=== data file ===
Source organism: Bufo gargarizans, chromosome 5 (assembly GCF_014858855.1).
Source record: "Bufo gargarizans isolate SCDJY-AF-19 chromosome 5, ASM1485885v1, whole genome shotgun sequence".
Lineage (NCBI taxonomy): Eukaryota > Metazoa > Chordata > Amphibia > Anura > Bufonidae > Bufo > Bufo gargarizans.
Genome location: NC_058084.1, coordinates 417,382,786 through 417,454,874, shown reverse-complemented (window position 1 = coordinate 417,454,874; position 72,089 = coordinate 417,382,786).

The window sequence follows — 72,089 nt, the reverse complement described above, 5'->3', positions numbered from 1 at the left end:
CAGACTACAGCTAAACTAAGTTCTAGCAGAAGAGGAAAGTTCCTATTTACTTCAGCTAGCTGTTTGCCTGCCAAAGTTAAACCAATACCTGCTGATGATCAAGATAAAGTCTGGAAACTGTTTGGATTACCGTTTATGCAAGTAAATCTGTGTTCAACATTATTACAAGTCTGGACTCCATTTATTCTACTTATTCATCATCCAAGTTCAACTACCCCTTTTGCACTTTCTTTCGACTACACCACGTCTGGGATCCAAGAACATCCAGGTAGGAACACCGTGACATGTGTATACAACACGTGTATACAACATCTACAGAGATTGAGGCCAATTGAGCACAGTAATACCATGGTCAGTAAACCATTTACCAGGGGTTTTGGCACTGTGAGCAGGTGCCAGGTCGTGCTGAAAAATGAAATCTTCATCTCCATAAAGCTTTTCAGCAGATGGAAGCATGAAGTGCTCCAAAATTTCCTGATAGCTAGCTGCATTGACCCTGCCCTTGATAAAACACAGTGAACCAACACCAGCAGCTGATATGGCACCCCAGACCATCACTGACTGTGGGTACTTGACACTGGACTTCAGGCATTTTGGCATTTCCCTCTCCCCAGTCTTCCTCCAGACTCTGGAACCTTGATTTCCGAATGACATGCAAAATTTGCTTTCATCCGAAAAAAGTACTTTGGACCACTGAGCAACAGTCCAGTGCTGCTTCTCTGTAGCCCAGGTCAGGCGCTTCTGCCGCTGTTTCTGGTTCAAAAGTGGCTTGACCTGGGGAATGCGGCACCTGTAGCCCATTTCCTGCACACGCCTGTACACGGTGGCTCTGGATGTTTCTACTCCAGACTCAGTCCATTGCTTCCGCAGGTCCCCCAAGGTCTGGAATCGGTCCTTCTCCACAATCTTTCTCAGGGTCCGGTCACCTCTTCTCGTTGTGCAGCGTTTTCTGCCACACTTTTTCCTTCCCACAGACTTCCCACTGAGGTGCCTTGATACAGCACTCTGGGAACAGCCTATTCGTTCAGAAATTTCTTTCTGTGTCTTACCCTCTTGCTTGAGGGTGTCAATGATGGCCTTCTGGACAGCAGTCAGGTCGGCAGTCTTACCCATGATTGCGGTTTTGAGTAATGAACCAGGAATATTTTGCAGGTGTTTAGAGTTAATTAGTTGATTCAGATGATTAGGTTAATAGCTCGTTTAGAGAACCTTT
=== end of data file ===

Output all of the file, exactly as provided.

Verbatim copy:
Source organism: Bufo gargarizans, chromosome 5 (assembly GCF_014858855.1).
Source record: "Bufo gargarizans isolate SCDJY-AF-19 chromosome 5, ASM1485885v1, whole genome shotgun sequence".
Lineage (NCBI taxonomy): Eukaryota > Metazoa > Chordata > Amphibia > Anura > Bufonidae > Bufo > Bufo gargarizans.
Genome location: NC_058084.1, coordinates 417,382,786 through 417,454,874, shown reverse-complemented (window position 1 = coordinate 417,454,874; position 72,089 = coordinate 417,382,786).

The window sequence follows — 72,089 nt, the reverse complement described above, 5'->3', positions numbered from 1 at the left end:
CAGACTACAGCTAAACTAAGTTCTAGCAGAAGAGGAAAGTTCCTATTTACTTCAGCTAGCTGTTTGCCTGCCAAAGTTAAACCAATACCTGCTGATGATCAAGATAAAGTCTGGAAACTGTTTGGATTACCGTTTATGCAAGTAAATCTGTGTTCAACATTATTACAAGTCTGGACTCCATTTATTCTACTTATTCATCATCCAAGTTCAACTACCCCTTTTGCACTTTCTTTCGACTACACCACGTCTGGGATCCAAGAACATCCAGGTAGGAACACCGTGACATGTGTATACAACACGTGTATACAACATCTACAGAGATTGAGGCCAATTGAGCACAGTAATACCATGGTCAGTAAACCATTTACCAGGGGTTTTGGCACTGTGAGCAGGTGCCAGGTCGTGCTGAAAAATGAAATCTTCATCTCCATAAAGCTTTTCAGCAGATGGAAGCATGAAGTGCTCCAAAATTTCCTGATAGCTAGCTGCATTGACCCTGCCCTTGATAAAACACAGTGAACCAACACCAGCAGCTGATATGGCACCCCAGACCATCACTGACTGTGGGTACTTGACACTGGACTTCAGGCATTTTGGCATTTCCCTCTCCCCAGTCTTCCTCCAGACTCTGGAACCTTGATTTCCGAATGACATGCAAAATTTGCTTTCATCCGAAAAAAGTACTTTGGACCACTGAGCAACAGTCCAGTGCTGCTTCTCTGTAGCCCAGGTCAGGCGCTTCTGCCGCTGTTTCTGGTTCAAAAGTGGCTTGACCTGGGGAATGCGGCACCTGTAGCCCATTTCCTGCACACGCCTGTACACGGTGGCTCTGGATGTTTCTACTCCAGACTCAGTCCATTGCTTCCGCAGGTCCCCCAAGGTCTGGAATCGGTCCTTCTCCACAATCTTTCTCAGGGTCCGGTCACCTCTTCTCGTTGTGCAGCGTTTTCTGCCACACTTTTTCCTTCCCACAGACTTCCCACTGAGGTGCCTTGATACAGCACTCTGGGAACAGCCTATTCGTTCAGAAATTTCTTTCTGTGTCTTACCCTCTTGCTTGAGGGTGTCAATGATGGCCTTCTGGACAGCAGTCAGGTCGGCAGTCTTACCCATGATTGCGGTTTTGAGTAATGAACCAGGAATATTTTGCAGGTGTTTAGAGTTAATTAGTTGATTCAGATGATTAGGTTAATAGCTCGTTTAGAGAACCTTT